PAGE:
It was supposed to be a fun day of dirt-bike riding. And for a time, that’s exactly what it was. It was early May, and Jordan Cameron and some friends were whizzing their dirt bikes along the dunes near Kalgoorlie in Western Australia. Then, everything changed in an instant. Cameron’s brakes locked on an incline, sending the 19-year-old hurtling over the handlebars. His stunned friends rushed to his side and quickly called for an ambulance.
“It was around that time that the Barrick boys came about,” says Ross Cameron, Jordan’s father, who gave an account of the incident.
The “Barrick boys” were the members of the Kanowna Belle mine safety and rescue team. They were driving home from a rescue competition in Kalgoorlie when they came upon the accident scene. The seven-member team had put in many hours of training to prepare for the competition, and their hard work was about to pay off in a way that they couldn’t have anticipated.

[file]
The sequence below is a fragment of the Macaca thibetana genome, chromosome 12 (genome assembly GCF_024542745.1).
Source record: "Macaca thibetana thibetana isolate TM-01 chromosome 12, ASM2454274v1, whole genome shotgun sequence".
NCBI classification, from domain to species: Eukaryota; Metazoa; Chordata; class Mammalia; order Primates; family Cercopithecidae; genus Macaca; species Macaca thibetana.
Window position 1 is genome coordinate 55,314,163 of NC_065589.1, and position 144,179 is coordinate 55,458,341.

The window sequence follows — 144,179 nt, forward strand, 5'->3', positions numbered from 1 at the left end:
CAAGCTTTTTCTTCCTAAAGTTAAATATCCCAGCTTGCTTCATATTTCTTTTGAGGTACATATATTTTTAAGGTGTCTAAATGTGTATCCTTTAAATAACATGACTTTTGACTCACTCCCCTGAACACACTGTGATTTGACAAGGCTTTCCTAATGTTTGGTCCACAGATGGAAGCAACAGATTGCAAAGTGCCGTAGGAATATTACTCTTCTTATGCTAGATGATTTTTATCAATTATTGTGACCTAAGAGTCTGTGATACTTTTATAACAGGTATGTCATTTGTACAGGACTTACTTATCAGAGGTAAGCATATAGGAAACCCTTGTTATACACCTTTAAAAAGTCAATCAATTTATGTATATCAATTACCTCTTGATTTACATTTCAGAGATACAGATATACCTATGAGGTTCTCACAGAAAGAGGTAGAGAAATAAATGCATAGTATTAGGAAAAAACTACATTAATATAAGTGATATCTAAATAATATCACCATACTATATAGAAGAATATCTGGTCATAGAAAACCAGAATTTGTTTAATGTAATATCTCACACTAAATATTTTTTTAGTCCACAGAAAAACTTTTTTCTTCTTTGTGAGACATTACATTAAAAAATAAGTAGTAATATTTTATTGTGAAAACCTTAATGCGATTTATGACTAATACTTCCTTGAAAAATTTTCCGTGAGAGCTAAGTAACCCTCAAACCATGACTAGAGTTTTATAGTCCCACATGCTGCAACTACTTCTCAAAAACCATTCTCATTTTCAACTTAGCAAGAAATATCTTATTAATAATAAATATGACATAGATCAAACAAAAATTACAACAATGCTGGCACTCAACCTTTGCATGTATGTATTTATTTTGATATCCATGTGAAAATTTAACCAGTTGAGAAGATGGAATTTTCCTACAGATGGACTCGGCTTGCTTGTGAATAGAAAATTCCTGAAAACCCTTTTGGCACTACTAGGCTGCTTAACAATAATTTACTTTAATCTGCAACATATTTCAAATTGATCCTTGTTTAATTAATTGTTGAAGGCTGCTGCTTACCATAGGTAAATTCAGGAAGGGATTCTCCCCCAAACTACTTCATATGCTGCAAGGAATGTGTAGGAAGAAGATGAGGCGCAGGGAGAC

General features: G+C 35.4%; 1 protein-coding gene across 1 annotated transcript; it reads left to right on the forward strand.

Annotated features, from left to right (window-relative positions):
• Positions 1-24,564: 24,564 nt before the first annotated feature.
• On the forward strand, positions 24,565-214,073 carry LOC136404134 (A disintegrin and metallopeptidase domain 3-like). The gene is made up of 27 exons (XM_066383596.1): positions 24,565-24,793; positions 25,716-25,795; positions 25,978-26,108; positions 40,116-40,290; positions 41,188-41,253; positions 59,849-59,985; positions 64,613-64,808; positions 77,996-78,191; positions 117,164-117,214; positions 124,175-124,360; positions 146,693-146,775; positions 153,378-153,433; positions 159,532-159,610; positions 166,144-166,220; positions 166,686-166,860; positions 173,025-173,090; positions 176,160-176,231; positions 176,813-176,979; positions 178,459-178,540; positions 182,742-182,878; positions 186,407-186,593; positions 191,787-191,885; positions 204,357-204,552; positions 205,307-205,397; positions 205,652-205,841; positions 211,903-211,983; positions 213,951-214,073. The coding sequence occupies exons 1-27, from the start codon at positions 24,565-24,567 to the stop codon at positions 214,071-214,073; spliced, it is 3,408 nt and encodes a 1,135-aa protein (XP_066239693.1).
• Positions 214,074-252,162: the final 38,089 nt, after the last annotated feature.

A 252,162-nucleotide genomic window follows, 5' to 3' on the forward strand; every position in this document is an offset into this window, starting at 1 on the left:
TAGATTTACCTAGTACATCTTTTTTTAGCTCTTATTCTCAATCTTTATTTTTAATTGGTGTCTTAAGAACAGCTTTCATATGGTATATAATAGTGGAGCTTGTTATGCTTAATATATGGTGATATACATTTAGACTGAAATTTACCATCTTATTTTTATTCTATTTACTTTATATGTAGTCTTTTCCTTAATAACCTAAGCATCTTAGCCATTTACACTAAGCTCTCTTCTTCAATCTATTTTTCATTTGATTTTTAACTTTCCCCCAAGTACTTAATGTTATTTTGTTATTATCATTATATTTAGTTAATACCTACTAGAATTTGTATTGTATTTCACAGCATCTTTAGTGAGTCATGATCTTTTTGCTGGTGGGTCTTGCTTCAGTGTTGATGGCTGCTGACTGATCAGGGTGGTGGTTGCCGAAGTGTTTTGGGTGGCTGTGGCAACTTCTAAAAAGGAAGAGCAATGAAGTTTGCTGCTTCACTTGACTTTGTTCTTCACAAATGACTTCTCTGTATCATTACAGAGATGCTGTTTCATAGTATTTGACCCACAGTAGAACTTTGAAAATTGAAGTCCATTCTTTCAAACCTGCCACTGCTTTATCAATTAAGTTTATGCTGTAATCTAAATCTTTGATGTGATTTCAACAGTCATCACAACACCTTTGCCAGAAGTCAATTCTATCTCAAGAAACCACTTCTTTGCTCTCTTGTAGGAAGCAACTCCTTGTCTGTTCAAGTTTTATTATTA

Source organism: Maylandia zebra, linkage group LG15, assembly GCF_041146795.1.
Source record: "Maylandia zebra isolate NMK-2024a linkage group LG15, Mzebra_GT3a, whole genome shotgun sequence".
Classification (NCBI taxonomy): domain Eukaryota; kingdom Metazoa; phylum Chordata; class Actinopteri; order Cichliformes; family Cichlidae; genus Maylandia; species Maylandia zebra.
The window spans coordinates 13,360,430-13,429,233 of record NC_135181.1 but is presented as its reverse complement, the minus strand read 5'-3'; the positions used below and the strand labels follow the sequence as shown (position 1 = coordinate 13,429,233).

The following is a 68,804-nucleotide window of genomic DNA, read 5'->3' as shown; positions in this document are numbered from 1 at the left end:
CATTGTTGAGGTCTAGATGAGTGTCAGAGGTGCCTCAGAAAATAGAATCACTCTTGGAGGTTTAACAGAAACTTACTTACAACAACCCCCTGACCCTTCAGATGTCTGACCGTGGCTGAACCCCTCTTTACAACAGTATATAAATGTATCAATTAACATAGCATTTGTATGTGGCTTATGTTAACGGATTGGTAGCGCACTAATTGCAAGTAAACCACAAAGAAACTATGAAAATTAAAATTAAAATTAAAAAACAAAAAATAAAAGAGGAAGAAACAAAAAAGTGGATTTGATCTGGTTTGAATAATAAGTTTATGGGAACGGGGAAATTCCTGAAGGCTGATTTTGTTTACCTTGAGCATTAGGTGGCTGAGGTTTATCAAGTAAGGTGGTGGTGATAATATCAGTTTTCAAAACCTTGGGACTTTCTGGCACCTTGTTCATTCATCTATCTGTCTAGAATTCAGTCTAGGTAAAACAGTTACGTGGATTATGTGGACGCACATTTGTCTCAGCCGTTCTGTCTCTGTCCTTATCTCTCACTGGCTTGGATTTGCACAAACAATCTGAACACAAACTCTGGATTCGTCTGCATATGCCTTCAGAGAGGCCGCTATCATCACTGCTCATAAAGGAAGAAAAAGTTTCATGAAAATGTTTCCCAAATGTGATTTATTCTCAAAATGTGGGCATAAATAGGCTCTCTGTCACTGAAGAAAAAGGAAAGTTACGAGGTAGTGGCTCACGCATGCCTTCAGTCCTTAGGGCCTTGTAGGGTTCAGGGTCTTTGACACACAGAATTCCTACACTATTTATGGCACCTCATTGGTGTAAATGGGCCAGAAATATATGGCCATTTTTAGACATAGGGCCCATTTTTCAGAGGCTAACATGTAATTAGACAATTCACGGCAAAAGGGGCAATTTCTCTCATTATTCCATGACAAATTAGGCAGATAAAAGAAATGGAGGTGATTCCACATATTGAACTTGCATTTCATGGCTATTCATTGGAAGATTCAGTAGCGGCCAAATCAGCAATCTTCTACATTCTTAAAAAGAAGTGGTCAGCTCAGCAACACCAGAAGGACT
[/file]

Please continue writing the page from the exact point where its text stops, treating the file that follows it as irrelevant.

“We saw that an accident had happened,” says Phil Clarke, Kanowna Belle’s team captain. “Some of us cordoned off the area and the rest attended to the young man on the ground." One of Cameron’s friends was cradling Cameron’s head in his arms. Cameron was semi-conscious and having difficulty breathing. The Kanowna Belle team immediately understood why. “His airway was blocked because of the position of his head,” Clarke says. “We were able to straighten his neck out and get him breathing again.”
Ross Cameron credits the Kanowna Belle team with saving his son’s life. “I just thank God they came along when they did and knew what to do,” he says, his voice thick with emotion.
By the time the ambulance arrived, the Kanowna Belle team had placed Cameron on a stretcher board and fitted him with a neck brace. Several members of the team followed the ambulance to the hospital and stayed until they were told Cameron’s condition was stable. After some initial concern about a spinal injury, the worst of Cameron’s injuries turned out to be a badly broken wrist.
Clarke, who works on the production charge crew at Kanowna Belle, says he was glad the team was able to help Jordan and proud of the way they performed. “It was great the way the team gelled,” he says. “Everyone knew exactly what to do.”
The Kanowna Belle team placed second out of 14 in the Kalgoorlie-Boulder Emergency Response Rescue competition. For Ross Cameron, the team will always be number one. “We got our boy back and we’re pretty grateful for that.”